Varuzhan Akobian and Anna Zatonskih were threatening to run away with the US Championships, but both saw winning streaks ended on a dramatic Saturday in Saint Louis. With one round remaining for the women and two for the men Alex Lenderman and Irina Krush now share the lead, with Gata Kamsky among the players poised to pounce just half a point behind. Follow the games live with video commentary here at chess24: Men — Women
My time is slowly slipping away, the youngsters are developing and I think this is probably one of the last Championships when I’ll still have a chance to fight for the title.
My approach was to try and completely forget about what happened through the first half of the tournament. Approach it like it’s a new tournament. (Onischuk) never loses - but he does sometimes… it could happen, and I figured today he’s going to try and battle against me because I lost two games in a row. He was going to try and pressure me, so I knew I would get more chances than maybe I would normally get; and I was pretty optimistic that if I had a good mindset, then I would have my chances.
In the end it was a triumph for youth, with Onischuk committing an uncharacteristic blunder. GM Ben Finegold annotates the game:
9. ♕c2⁉ Quite unusual, but it gets Black out of his preparation! Normal is 9. Nd2
21. ♖ac1? A terrible oversight.
21... b5! The tables have turned with a single move!
38. h3 was best, but I guess Onischuk had had enough.
At least in Round 8, however, it seemed Lenderman’s heroic feat might count for little, as leader Varuzhan Akobian went on to win a fourth game in a row, this time against Sergey Erenburg, to stretch his advantage to a full point with only three rounds to go. All over bar the shouting? Not exactly...
In Round 9 the pressure also got to Akobian, who lost his first game of the event to 22-year-old Sam Shankland, after a Caro-Kann went badly wrong. 20…Be7 was already the sixth (!) time Akobian had moved his dark-squared bishop, and the fifth time in the last six moves.
His position is hanging by a thread and he went on to get steamrollered by his young opponent.
Akobian pointed out that 7.c3 is not the most challenging theoretically, and it doesn’t have the highest reputation - but I think it’s actually dangerous and I had some new ideas. It’s very sharp and for Black to equalize he has to really know his stuff and play into the sharp stuff, which can be very intimidating if you don’t know it. He played this strange-looking move 10…Bc5, and very quickly I was quite comfortable with my position.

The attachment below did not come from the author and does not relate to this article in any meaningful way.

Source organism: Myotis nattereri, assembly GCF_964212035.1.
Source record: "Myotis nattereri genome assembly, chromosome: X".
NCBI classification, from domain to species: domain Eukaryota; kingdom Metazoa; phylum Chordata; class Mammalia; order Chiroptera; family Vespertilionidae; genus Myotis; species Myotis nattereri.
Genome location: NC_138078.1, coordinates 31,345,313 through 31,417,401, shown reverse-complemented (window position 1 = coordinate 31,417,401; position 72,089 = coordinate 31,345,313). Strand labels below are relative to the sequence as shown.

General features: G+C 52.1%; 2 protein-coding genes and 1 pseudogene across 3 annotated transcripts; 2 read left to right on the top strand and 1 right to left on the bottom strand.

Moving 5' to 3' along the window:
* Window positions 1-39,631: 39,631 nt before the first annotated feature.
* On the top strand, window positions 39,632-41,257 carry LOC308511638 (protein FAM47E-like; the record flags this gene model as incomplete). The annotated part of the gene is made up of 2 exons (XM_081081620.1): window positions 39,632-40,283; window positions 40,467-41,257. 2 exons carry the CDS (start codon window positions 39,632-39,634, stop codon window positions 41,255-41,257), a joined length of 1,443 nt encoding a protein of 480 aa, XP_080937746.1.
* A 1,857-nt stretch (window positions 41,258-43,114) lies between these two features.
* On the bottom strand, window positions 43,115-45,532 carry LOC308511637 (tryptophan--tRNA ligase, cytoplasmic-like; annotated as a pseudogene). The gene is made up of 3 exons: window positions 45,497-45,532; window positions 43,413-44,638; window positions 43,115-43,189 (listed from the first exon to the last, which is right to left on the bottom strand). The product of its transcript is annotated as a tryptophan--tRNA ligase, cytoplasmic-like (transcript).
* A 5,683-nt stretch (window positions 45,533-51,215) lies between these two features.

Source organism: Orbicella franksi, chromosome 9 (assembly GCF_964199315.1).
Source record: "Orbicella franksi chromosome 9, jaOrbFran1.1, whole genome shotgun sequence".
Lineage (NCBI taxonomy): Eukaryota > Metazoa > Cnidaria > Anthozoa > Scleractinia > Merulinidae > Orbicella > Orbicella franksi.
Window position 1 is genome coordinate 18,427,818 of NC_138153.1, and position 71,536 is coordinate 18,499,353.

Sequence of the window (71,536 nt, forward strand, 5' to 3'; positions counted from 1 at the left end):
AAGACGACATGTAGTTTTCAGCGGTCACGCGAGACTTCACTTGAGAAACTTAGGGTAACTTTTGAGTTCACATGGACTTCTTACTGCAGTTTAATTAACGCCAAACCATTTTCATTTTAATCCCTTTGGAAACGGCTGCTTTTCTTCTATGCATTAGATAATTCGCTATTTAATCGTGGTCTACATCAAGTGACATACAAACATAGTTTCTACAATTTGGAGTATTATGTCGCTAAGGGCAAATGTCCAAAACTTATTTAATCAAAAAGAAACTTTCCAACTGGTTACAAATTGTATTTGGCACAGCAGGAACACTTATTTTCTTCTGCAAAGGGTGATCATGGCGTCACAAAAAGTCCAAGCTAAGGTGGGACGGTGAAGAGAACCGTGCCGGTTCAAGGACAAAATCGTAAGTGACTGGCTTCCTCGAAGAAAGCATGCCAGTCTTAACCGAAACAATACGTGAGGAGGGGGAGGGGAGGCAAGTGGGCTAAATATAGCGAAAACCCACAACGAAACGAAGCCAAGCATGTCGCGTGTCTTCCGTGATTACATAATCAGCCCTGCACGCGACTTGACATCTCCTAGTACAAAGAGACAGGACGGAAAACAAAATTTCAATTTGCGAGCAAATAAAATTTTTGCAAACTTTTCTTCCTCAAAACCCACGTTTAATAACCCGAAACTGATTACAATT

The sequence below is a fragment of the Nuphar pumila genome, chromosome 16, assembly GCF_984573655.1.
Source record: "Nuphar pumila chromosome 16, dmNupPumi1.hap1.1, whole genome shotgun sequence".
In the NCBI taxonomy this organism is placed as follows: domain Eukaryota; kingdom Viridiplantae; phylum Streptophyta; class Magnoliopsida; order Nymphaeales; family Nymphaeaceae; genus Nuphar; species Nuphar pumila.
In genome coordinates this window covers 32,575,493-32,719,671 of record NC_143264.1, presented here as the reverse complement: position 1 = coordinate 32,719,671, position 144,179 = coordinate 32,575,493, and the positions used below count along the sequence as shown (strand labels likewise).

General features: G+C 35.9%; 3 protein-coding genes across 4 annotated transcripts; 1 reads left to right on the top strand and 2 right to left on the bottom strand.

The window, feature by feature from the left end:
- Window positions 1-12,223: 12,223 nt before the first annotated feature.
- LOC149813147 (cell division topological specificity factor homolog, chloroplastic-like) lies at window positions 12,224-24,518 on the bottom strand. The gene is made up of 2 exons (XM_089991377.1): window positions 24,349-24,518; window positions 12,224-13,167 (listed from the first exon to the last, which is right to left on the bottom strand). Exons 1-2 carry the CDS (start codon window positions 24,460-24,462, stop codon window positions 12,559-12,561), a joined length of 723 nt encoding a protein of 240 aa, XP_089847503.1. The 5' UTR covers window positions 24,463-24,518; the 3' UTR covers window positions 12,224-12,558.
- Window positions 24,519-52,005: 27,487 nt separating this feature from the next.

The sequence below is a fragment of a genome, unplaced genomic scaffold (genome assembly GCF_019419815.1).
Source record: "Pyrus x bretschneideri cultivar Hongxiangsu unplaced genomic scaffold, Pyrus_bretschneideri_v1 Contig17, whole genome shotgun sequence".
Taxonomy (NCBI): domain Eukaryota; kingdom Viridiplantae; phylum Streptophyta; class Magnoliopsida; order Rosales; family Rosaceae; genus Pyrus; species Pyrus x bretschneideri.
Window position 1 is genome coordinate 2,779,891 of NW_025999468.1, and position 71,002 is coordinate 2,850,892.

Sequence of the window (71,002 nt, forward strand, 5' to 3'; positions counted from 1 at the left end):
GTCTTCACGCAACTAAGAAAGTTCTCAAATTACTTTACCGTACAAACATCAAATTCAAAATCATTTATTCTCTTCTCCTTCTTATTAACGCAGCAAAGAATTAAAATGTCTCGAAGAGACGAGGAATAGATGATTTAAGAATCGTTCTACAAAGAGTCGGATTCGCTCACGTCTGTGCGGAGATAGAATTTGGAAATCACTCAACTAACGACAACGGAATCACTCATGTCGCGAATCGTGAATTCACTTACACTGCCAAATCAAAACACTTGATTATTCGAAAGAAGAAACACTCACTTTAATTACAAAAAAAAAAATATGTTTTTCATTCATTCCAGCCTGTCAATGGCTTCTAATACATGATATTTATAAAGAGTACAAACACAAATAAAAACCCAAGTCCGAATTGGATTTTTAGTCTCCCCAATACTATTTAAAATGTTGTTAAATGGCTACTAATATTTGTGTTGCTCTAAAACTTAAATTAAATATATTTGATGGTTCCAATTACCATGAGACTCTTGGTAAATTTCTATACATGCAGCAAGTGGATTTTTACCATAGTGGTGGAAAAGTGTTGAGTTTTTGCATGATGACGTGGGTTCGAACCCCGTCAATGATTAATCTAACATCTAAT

Lenderman, meanwhile, is back in the form he showed at the start of the tournament. He kept applying pressure against Daniel Naroditsky until his opponent cracked, with 47…Ba1? the last straw:
That allowed Lenderman to play the move he’s been wanting to play, 48.Ra4! (heading for a7), with tempo, and the threats could no longer be parried.
So with two rounds remaining Akobian and Lenderman are locked in the lead on 6/9, though Joshua Friedel (3 wins in his last 4) and Gata Kamsky (2 wins and 7 draws) are lurking only half a point back. All eyes will be on Akobian-Kamsky in Sunday’s Round 10!
Men's results, rankings and pairings
On Saturday, however, the standings were transformed in the showdown between Krush and Zatonskih. They have a history of intense rivalry, which includes one of the most famous Armageddon games ever played:
This time, however, it was Krush who lived up to her name, grinding out a slow but priceless win. GM Ben Finegold annotates:
16. f3 fxe4 17. fxe4 ♗d6 18. ♗e3 ♖hc8 19. ♘d2 e5 20. ♖d1 ♔e6 21. ♖dc1 ♔d7 22. ♘b3 ♖c7 23. ♘a5 ♖ac8 24. ♔g2 c5 25. ♘b3 ♘a4 26. ♘d2 ♘b6 27. ♘c4 ♘xc4 28. ♖xc4 Black is almost okay here, but there are only two possible results, and Irina keeps pressing against the isolated pawns.
38... ♖b4 39. ♖xa7 h5 40. ♖xg7 ♖b2 41. a4 ♖a2 42. ♖h7 ♖a3+ 43. ♔e2 ♖a2+ 44. ♔f3 ♖a3 45. ♔f2 ♖a2+ 46. ♔f1 ♖a1+ 47. ♔g2 ♖a2+ 48. ♔h3 ♖xa4 49. ♖h6+ ♔d7 50. ♖xh5 ♖xe4 This is about 50-50 whether White will win or draw. Both sides had little time as well!
55. ♖h8 ♖a4+ 56. ♔f5 ♖a2 57. h4 ♖f2+ 58. ♔g4 e4 59. ♖d8 ♔e6 60. ♖e8+ ♔d5 61. h5 ♖f3 62. ♗h4 ♖f7 63. h6 ♗e5 64. ♗g5 ♔d4 65. ♗e3+ ♔xe3 66. ♖xe5 ♔d3 67. ♔h5 e3 68. g4 e2 69. g5 ♖a7 70. ♖e8 ♖a8 71. ♖xe2 ♔xe2 72. h7 ♔f3 73. g6! Not Black can force the notorious queen versus rook endgame with
Needless to say it’s all to play for in the final round on Monday (the women enjoy an extra rest day on Sunday).
Women's results, rankings and pairings
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